Video Friday is your weekly selection of awesome robotics videos, collected by your Automaton bloggers. We’ll also be posting a weekly calendar of upcoming robotics events for the next few months; here’s what we have so far (send us your events!):
Turn the subtitles on to learn how robots became experts at slicing bubbly, melty, delicious cheese.
These robots learned how to do the traditional Swiss raclette from demonstration. The Robot Learning & Interaction group at the Idiap Research Institute has developed an imitation learning technique allowing the robot to acquire new skills by considering position and force information, with an automatic adaptation to new situations. The range of applications is wide, including industrial robots, service robots, and assistive robots.
NASA’s InSight lander on Mars is trying to use its robotic arm to get the mission’s heat flow probe, or mole, digging again. InSight team engineer Ashitey Trebbi-Ollennu, based at NASA’s Jet Propulsion Laboratory in Pasadena, California, explains what has been attempted and the game plan for the coming weeks. The next tactic they’ll try will be "pinning" the mole against the hole it’s in.
We introduce shape-changing swarm robots. A swarm of self-transformable robots can both individually and collectively change their configuration to display information, actuate objects, act as tangible controllers, visualize data, and provide physical affordances. ShapeBots is a concept prototype of shape-changing swarm robots. Each robot can change its shape by leveraging small linear actuators that are thin (2.5 cm) and highly extendable (up to 20cm) in both horizontal and vertical directions.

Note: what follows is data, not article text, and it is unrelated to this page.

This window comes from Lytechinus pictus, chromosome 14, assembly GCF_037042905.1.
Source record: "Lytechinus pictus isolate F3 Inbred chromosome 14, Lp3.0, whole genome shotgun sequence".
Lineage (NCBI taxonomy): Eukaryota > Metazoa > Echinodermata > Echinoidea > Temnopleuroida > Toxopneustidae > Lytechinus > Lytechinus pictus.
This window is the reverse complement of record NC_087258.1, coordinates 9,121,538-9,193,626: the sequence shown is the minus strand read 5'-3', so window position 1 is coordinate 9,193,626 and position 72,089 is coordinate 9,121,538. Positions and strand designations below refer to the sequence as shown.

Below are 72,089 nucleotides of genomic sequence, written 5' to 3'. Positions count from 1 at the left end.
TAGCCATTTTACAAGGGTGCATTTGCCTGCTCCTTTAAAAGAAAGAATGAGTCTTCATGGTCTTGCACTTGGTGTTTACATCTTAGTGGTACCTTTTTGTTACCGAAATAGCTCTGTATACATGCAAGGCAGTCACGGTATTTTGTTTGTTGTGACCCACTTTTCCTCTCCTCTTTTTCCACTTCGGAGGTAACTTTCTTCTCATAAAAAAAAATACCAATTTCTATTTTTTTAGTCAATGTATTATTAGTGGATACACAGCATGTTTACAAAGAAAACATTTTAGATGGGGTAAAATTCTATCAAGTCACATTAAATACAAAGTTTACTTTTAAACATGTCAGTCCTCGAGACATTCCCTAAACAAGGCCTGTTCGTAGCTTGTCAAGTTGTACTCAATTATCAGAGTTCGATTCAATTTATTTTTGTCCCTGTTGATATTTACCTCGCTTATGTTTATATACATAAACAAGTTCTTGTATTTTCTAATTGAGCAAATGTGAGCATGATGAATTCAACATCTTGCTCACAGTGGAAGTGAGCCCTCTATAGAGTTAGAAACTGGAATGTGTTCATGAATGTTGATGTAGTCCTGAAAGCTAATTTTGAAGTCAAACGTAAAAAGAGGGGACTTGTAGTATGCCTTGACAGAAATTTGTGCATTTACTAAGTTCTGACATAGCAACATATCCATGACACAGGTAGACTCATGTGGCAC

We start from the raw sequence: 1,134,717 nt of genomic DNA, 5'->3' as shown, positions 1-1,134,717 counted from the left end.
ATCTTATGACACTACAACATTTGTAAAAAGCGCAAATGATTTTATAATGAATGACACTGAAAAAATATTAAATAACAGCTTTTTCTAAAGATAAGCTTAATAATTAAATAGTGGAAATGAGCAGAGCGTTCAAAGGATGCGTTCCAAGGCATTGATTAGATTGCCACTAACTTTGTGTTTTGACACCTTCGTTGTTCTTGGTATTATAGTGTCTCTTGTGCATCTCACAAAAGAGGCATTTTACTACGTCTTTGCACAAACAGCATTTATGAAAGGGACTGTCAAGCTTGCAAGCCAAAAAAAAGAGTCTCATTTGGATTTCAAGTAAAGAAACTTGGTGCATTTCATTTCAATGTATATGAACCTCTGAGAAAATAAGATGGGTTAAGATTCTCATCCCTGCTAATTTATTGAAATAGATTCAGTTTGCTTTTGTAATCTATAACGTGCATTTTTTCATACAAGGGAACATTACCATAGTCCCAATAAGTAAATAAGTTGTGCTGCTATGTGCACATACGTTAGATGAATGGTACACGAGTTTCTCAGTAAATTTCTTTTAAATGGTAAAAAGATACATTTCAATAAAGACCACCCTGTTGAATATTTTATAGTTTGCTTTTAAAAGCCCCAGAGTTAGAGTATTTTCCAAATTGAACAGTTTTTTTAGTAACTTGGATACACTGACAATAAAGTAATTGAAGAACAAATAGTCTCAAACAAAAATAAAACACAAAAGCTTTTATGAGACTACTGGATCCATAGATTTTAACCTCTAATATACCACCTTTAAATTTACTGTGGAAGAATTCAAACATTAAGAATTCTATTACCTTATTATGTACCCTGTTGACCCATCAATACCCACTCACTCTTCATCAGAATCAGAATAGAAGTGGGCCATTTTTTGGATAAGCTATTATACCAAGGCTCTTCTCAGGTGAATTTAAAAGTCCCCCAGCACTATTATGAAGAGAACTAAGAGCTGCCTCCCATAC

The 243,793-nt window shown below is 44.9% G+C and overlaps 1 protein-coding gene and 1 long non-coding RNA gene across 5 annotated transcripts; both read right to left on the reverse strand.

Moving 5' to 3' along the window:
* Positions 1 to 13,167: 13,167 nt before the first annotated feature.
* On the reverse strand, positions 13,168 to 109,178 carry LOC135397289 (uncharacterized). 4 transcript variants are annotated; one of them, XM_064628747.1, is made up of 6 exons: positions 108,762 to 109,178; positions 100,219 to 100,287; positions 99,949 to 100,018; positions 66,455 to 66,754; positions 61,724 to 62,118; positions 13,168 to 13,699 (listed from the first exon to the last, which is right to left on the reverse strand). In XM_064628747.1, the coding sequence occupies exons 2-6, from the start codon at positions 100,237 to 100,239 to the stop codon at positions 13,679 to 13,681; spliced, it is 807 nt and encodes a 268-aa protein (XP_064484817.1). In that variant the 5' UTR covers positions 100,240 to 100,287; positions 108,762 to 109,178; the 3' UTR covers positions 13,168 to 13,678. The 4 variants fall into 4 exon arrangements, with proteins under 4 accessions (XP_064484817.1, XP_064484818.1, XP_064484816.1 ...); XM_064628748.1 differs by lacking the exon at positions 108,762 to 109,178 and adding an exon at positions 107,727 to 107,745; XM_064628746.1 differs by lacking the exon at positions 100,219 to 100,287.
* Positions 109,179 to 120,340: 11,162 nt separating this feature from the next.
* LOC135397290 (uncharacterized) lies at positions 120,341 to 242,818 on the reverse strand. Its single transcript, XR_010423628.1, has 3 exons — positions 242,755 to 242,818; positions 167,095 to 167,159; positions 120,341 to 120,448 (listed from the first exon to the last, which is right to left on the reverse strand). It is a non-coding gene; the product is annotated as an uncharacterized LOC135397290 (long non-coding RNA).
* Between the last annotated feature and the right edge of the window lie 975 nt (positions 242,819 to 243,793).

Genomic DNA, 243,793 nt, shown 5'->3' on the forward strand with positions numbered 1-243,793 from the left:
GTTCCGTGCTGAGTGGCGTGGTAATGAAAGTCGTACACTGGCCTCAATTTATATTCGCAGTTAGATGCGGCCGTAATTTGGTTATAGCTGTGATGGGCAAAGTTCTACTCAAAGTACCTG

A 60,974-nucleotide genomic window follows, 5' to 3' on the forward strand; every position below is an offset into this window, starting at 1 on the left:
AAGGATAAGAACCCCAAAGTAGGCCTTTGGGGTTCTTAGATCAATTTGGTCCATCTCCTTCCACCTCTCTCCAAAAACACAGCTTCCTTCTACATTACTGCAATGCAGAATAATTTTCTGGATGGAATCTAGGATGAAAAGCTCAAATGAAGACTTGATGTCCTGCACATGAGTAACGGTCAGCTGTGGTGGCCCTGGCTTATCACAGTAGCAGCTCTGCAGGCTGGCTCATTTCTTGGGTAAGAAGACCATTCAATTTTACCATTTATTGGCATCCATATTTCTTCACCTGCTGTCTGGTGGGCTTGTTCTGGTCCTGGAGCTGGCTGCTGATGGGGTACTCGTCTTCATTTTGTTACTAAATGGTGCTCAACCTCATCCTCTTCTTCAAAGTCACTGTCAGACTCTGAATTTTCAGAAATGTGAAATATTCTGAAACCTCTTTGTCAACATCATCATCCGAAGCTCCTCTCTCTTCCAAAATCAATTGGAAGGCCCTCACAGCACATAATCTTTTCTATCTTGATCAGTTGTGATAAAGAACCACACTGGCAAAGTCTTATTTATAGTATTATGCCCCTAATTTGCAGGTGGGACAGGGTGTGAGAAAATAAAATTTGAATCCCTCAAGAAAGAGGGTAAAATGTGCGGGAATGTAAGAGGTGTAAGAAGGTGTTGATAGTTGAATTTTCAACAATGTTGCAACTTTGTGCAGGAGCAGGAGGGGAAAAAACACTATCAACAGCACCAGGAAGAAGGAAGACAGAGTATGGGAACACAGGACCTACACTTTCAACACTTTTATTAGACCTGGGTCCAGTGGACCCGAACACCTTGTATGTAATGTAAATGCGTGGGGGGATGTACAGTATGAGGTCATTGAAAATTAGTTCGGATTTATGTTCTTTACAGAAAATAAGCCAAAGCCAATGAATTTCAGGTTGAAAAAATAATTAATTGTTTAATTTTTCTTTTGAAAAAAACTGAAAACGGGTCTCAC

Vision 60 legged robot managing unstructured terrain without vision or force sensors in its legs. Using only high-transparency actuators and 2kHz algorithmic stability control… 4-limbs and 12-motors with only a velocity command.
Good water quality is important to humans and to nature. In a country with as much water as the Netherlands has, ensuring water quality is a very labour-intensive undertaking. To address this issue, researchers from TU Delft have developed a ‘pelican drone’: a drone capable of taking water samples quickly, in combination with a measuring instrument that immediately analyses the water quality. The drone was tested this week at the new Marker Wadden nature area ‘Living Lab’.
In an international collaboration led by scientists in Switzerland, three amputees merge with their bionic prosthetic legs as they climb over various obstacles without having to look. The amputees report using and feeling their bionic leg as part of their own body, thanks to sensory feedback from the prosthetic leg that is delivered to nerves in the leg’s stump.
This week’s CMU RI Seminar comes from Tucker Hermans at the University of Utah, on “Improving Multi-fingered Robot Manipulation by Unifying Learning and Planning.”
Multi-fingered hands offer autonomous robots increased dexterity, versatility, and stability over simple two-fingered grippers. Naturally, this increased ability comes with increased complexity in planning and executing manipulation actions. As such, I propose combining model-based planning with learned components to improve over purely data-driven or purely-model based approaches to manipulation. This talk examines multi-fingered autonomous manipulation when the robot has only partial knowledge of the object of interest. I will first present results on planning multi-fingered grasps for novel objects using a learned neural network. I will then present our approach to planning in-hand manipulation tasks when dynamic properties of objects are not known. I will conclude with a discussion of our ongoing and future research to further unify these two approaches.